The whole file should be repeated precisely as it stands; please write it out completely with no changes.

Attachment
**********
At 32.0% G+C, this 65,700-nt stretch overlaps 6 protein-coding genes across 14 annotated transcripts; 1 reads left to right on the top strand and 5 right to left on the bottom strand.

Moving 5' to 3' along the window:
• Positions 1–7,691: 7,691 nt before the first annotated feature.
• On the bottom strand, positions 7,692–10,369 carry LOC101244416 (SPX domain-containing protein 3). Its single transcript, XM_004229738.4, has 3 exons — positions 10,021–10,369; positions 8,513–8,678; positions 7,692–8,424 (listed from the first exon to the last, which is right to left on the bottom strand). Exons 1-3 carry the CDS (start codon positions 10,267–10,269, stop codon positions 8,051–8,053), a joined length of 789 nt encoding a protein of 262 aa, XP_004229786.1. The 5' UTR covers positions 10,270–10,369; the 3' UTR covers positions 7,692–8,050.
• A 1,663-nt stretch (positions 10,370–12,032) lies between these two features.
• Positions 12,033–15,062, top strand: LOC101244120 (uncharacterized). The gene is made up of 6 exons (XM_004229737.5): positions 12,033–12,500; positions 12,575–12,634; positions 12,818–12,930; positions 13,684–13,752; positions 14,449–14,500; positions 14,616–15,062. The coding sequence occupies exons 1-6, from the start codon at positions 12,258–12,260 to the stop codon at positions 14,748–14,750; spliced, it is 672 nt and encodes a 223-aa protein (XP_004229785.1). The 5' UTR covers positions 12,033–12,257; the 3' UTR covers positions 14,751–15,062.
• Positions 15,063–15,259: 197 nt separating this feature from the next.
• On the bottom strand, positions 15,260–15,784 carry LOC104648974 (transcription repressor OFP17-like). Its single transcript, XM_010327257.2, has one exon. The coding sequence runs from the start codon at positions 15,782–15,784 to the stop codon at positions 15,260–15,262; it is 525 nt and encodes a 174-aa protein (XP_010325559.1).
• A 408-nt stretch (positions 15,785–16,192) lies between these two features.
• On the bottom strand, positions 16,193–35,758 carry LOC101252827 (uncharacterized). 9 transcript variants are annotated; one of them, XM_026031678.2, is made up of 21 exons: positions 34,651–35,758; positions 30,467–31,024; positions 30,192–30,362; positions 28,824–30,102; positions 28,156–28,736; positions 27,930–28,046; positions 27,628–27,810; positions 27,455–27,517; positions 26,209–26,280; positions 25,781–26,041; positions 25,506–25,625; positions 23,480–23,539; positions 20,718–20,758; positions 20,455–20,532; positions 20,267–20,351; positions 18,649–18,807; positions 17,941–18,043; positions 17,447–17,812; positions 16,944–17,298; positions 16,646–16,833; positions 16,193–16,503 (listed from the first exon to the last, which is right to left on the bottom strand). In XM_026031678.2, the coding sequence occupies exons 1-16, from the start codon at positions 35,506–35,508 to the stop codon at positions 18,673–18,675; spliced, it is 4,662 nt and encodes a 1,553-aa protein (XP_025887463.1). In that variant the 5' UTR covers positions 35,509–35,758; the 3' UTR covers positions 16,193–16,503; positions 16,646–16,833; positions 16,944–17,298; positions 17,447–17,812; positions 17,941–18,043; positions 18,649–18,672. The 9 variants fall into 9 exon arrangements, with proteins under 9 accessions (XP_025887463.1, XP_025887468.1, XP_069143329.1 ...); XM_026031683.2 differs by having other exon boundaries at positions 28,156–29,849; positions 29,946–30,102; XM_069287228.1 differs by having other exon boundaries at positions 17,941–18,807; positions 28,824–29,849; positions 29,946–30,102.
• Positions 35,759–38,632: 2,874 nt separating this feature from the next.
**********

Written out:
At 32.0% G+C, this 65,700-nt stretch overlaps 6 protein-coding genes across 14 annotated transcripts; 1 reads left to right on the top strand and 5 right to left on the bottom strand.

Moving 5' to 3' along the window:
• Positions 1–7,691: 7,691 nt before the first annotated feature.
• On the bottom strand, positions 7,692–10,369 carry LOC101244416 (SPX domain-containing protein 3). Its single transcript, XM_004229738.4, has 3 exons — positions 10,021–10,369; positions 8,513–8,678; positions 7,692–8,424 (listed from the first exon to the last, which is right to left on the bottom strand). Exons 1-3 carry the CDS (start codon positions 10,267–10,269, stop codon positions 8,051–8,053), a joined length of 789 nt encoding a protein of 262 aa, XP_004229786.1. The 5' UTR covers positions 10,270–10,369; the 3' UTR covers positions 7,692–8,050.
• A 1,663-nt stretch (positions 10,370–12,032) lies between these two features.
• Positions 12,033–15,062, top strand: LOC101244120 (uncharacterized). The gene is made up of 6 exons (XM_004229737.5): positions 12,033–12,500; positions 12,575–12,634; positions 12,818–12,930; positions 13,684–13,752; positions 14,449–14,500; positions 14,616–15,062. The coding sequence occupies exons 1-6, from the start codon at positions 12,258–12,260 to the stop codon at positions 14,748–14,750; spliced, it is 672 nt and encodes a 223-aa protein (XP_004229785.1). The 5' UTR covers positions 12,033–12,257; the 3' UTR covers positions 14,751–15,062.
• Positions 15,063–15,259: 197 nt separating this feature from the next.
• On the bottom strand, positions 15,260–15,784 carry LOC104648974 (transcription repressor OFP17-like). Its single transcript, XM_010327257.2, has one exon. The coding sequence runs from the start codon at positions 15,782–15,784 to the stop codon at positions 15,260–15,262; it is 525 nt and encodes a 174-aa protein (XP_010325559.1).
• A 408-nt stretch (positions 15,785–16,192) lies between these two features.
• On the bottom strand, positions 16,193–35,758 carry LOC101252827 (uncharacterized). 9 transcript variants are annotated; one of them, XM_026031678.2, is made up of 21 exons: positions 34,651–35,758; positions 30,467–31,024; positions 30,192–30,362; positions 28,824–30,102; positions 28,156–28,736; positions 27,930–28,046; positions 27,628–27,810; positions 27,455–27,517; positions 26,209–26,280; positions 25,781–26,041; positions 25,506–25,625; positions 23,480–23,539; positions 20,718–20,758; positions 20,455–20,532; positions 20,267–20,351; positions 18,649–18,807; positions 17,941–18,043; positions 17,447–17,812; positions 16,944–17,298; positions 16,646–16,833; positions 16,193–16,503 (listed from the first exon to the last, which is right to left on the bottom strand). In XM_026031678.2, the coding sequence occupies exons 1-16, from the start codon at positions 35,506–35,508 to the stop codon at positions 18,673–18,675; spliced, it is 4,662 nt and encodes a 1,553-aa protein (XP_025887463.1). In that variant the 5' UTR covers positions 35,509–35,758; the 3' UTR covers positions 16,193–16,503; positions 16,646–16,833; positions 16,944–17,298; positions 17,447–17,812; positions 17,941–18,043; positions 18,649–18,672. The 9 variants fall into 9 exon arrangements, with proteins under 9 accessions (XP_025887463.1, XP_025887468.1, XP_069143329.1 ...); XM_026031683.2 differs by having other exon boundaries at positions 28,156–29,849; positions 29,946–30,102; XM_069287228.1 differs by having other exon boundaries at positions 17,941–18,807; positions 28,824–29,849; positions 29,946–30,102.
• Positions 35,759–38,632: 2,874 nt separating this feature from the next.